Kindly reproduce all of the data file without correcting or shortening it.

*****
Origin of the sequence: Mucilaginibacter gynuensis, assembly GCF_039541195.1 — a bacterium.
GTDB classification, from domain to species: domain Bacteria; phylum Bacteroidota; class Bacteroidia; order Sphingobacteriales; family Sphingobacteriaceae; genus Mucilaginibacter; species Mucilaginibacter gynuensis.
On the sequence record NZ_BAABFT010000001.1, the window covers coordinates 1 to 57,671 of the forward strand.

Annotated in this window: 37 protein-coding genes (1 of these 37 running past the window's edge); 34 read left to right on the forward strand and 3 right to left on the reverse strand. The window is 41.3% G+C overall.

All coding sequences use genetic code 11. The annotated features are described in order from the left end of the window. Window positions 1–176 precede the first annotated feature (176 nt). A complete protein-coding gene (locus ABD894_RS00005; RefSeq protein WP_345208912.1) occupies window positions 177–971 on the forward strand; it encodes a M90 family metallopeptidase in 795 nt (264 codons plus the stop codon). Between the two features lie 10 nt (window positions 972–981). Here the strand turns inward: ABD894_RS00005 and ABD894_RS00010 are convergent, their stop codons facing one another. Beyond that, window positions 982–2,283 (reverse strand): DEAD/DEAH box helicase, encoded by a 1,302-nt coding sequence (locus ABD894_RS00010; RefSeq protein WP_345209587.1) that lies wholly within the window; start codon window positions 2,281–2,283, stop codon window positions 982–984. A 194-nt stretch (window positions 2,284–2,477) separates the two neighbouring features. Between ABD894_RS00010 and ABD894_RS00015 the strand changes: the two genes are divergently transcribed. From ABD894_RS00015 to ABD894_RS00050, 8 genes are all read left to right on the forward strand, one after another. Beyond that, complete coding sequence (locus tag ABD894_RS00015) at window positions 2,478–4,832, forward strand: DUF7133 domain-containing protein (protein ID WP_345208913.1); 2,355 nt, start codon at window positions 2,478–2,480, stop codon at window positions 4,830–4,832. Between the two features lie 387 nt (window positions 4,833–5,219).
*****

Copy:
Origin of the sequence: Mucilaginibacter gynuensis, assembly GCF_039541195.1 — a bacterium.
GTDB classification, from domain to species: domain Bacteria; phylum Bacteroidota; class Bacteroidia; order Sphingobacteriales; family Sphingobacteriaceae; genus Mucilaginibacter; species Mucilaginibacter gynuensis.
On the sequence record NZ_BAABFT010000001.1, the window covers coordinates 1 to 57,671 of the forward strand.

Annotated in this window: 37 protein-coding genes (1 of these 37 running past the window's edge); 34 read left to right on the forward strand and 3 right to left on the reverse strand. The window is 41.3% G+C overall.

All coding sequences use genetic code 11. The annotated features are described in order from the left end of the window. Window positions 1–176 precede the first annotated feature (176 nt). A complete protein-coding gene (locus ABD894_RS00005; RefSeq protein WP_345208912.1) occupies window positions 177–971 on the forward strand; it encodes a M90 family metallopeptidase in 795 nt (264 codons plus the stop codon). Between the two features lie 10 nt (window positions 972–981). Here the strand turns inward: ABD894_RS00005 and ABD894_RS00010 are convergent, their stop codons facing one another. Beyond that, window positions 982–2,283 (reverse strand): DEAD/DEAH box helicase, encoded by a 1,302-nt coding sequence (locus ABD894_RS00010; RefSeq protein WP_345209587.1) that lies wholly within the window; start codon window positions 2,281–2,283, stop codon window positions 982–984. A 194-nt stretch (window positions 2,284–2,477) separates the two neighbouring features. Between ABD894_RS00010 and ABD894_RS00015 the strand changes: the two genes are divergently transcribed. From ABD894_RS00015 to ABD894_RS00050, 8 genes are all read left to right on the forward strand, one after another. Beyond that, complete coding sequence (locus tag ABD894_RS00015) at window positions 2,478–4,832, forward strand: DUF7133 domain-containing protein (protein ID WP_345208913.1); 2,355 nt, start codon at window positions 2,478–2,480, stop codon at window positions 4,830–4,832. Between the two features lie 387 nt (window positions 4,833–5,219).